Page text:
It’s like everyone is saying, “your desires don’t matter, celebrate this way or eat 💩.” It’s actually easier to just, not get married. The relationship the couple shares is not reinforced at all when their entire social circle starts having opinions. And the funny thing is, they’re not sharing opinions about how to have a good marriage, they have opinions about who should have the privilege of being present and what cake flavor you should get in order for them to not have a tantrum.
I know I’m like Gary Vee yelling confusingly angry but supportive truth bombs right now but bare with me! 😂 LOL. I’m just super passionate about couples.
We need to leave the wedding invitation quid pro quo behind. Presence is not a necessary ingredient in support. It’s time for society to reevaluate its priorities when it comes to weddings. Is it more important to have the relationship, or to be at the wedding?
Cheering on a couple in their marriage journey, whether you’re present for the vows or not, can strengthen the bond they have with you. Your encouragement makes the couple feel accepted for who they are and respected as a team. No one likes to be forced into being something they aren’t and weddings can do that en masse, causing a lot of resentment towards those that initiated the pressure and judgement.
Being a photographer I get to spend a lot of time with my couples both before and during the wedding day and I have gotten stories from a sizable majority of them about this very issue of guest list guilt. I have seen this happen for every size wedding. It’s prevalent enough I finally decided this was the time to bring it up.
To be clear, this is not a persuasion to abandon large weddings in favor of small. I love big ass weddings! I love little ass weddings and elopements too! I just love weddings, period. This is to acknowledge and give voice to the fact that whether the guest list has zero people or 400, the wedding couple will still get flak from their social circle about who made the cut.
We’re at a potential tipping point now that could change the future of our relationship with weddings and save future generations from the emotional turmoil currently attached to them. This is our opportunity to examine our own behavior and acknowledge the hypocrisy of saying things like “weddings are too expensive,” or “weddings are too competitive” or “weddings are too – insert negative connotation here,” followed by pretty much any complaint at all about the wedding of someone we know.
Because I didn’t just want to stand here yelling from my soap box, I actually took to Reddit and asked some couples about their experiences. For those who chose to forge ahead and still get legally married during this pandemic, I wanted to know how their family and friends took the news they were still getting legally married.
Here are some of their stories:
“We canceled our wedding scheduled for October 2020 due to COVID-19 and are now planning to elope over the summer instead. Everyone we’ve told has been extremely understanding and supportive, and several suggested we host a virtual shower or reception of some sort. Only my sister pushed back some, asking me to think about if I’ll regret not having a ‘real wedding’ and celebrating with everyone, but once we made our decision then she supported it. People are disappointed since it’s been a long time since a lot of us have been together, but everyone understands the situation and thinks we’re making the right decision.” ~ Reddit user kombodockerson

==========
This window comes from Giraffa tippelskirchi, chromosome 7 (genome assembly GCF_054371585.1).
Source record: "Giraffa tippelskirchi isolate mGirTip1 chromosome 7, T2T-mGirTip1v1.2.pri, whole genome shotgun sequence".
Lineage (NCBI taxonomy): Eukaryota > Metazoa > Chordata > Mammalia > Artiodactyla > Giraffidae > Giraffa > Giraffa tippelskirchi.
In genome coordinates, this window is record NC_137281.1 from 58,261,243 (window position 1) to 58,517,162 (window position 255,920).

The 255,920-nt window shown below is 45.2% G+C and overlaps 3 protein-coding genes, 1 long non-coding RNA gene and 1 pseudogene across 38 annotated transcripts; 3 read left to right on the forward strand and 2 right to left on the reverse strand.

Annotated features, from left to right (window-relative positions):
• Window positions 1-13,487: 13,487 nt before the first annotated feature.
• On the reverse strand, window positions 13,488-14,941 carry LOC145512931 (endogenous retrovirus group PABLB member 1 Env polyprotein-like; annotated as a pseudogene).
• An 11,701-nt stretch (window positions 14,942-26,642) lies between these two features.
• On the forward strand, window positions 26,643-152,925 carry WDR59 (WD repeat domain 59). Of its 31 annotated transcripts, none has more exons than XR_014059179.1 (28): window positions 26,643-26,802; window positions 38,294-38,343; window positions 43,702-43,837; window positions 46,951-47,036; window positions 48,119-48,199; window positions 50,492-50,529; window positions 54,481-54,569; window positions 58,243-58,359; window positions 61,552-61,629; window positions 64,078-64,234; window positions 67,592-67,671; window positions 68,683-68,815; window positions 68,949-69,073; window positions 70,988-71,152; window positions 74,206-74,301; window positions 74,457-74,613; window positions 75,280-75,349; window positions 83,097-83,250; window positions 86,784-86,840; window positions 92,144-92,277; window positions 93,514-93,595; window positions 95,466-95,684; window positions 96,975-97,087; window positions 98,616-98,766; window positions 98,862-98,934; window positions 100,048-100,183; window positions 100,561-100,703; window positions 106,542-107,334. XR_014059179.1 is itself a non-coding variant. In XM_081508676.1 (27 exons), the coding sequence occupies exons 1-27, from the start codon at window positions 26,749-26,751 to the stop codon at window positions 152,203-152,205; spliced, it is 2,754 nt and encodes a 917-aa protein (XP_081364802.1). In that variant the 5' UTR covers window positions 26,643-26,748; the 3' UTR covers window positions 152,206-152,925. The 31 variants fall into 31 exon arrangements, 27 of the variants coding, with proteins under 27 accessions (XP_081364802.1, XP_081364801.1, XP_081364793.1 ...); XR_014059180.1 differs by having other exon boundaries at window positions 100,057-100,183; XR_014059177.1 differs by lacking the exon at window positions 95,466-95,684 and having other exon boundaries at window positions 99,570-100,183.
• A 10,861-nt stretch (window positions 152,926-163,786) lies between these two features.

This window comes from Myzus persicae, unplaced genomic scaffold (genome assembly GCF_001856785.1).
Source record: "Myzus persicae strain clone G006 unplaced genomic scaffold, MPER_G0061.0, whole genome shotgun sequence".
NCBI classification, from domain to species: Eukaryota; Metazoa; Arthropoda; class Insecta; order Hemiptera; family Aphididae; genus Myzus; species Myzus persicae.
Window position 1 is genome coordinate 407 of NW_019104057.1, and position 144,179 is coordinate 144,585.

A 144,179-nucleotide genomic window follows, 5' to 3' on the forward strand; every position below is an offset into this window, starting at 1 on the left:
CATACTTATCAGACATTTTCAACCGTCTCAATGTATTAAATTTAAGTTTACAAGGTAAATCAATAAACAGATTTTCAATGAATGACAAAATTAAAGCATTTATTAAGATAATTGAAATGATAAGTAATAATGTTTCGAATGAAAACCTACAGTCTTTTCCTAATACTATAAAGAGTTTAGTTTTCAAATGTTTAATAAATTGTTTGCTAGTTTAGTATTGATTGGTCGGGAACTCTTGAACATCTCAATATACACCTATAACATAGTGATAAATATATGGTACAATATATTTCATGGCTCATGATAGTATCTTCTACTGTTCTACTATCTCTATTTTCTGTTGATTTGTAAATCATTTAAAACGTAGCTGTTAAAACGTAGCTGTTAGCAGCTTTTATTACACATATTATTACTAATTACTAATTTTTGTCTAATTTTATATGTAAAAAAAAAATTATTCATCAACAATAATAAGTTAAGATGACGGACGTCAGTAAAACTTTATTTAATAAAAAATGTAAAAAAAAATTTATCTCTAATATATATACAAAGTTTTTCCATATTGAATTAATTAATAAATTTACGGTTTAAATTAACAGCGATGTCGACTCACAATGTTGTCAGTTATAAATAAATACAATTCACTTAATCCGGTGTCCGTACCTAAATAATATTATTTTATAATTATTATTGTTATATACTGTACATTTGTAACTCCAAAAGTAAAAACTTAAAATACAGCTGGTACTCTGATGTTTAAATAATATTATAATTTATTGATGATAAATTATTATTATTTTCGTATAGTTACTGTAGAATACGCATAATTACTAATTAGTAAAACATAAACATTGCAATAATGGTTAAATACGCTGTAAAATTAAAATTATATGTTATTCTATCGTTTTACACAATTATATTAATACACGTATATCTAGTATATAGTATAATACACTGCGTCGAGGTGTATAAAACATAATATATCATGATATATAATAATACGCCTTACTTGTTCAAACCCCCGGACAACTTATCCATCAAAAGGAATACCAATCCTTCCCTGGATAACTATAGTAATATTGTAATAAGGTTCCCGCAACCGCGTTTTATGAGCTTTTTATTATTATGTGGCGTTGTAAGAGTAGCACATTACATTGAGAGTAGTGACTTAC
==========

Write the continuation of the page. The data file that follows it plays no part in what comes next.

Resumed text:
“We aren’t married yet, but are getting married on June 6th. We completely cancelled the big wedding/reception and are doing an immediate-family-only ceremony in my parents’ backyard. I hadn’t sent out invitations yet when Covid hit, so there was no pushback, and it made things really easy for me. Our families were extremely supportive and wanted us to still get married on our day because it is ‘our day’ and has been since we initially chose it. If anything, we and our families are more excited than ever to get married. Surprisingly, Covid has been a weird blessing in disguise because now we get to celebrate in an intimate, comfortable way with the most important people.” ~ Reddit user KahunaKB
YOU GUYS! It’s okay to feel sad or disappointed when we don’t get a wedding invitation. It means we care enough about the couple to have wanted to celebrate with them and that is a beautiful thing. Conversely, it DOES NOT mean that the couple cares less about us than we do about them. You can never really know what people are dealing with or feeling. There could be handfuls of reasons you get left off the list that have nothing to do with either side’s loyalties.
We have two choices at this juncture; we can run with the disappointment and act out in a way that causes resentment and distrust from the couple, or we can run with the caring and help them to feel accepted and loved. The disappointment looks like potentially getting into a fight with a family member or losing a friend. The caring looks like a special post-wedding dinner date where you can spend some real time together fostering a more meaningful relationship.
It shouldn’t take a pandemic for society to think more logically about all the ways marriage vows, weddings, finances and mental health intermingle. We can channel our empathy and choose support over selfishness.
If you don’t get invited to a wedding you wanted to be at, don’t complain or judge. You just don’t know what factors led to that decision. If you do get invited, cease having an opinion. It’s not your business to do or think anything. And for g*d’s sake return your RSVP on time!!!
Now I leave you with this Zoom wedding hosted by everyone’s favorite Jim, John Krasinski, including a special reunion of the cast of The Office.
~ 5:50 for lots of wedding love
~ 7:25 for a Jim and Pam Office themed wedding proposal
~ 13:53 pronouncement of the couple
~ 14:55 Office dance off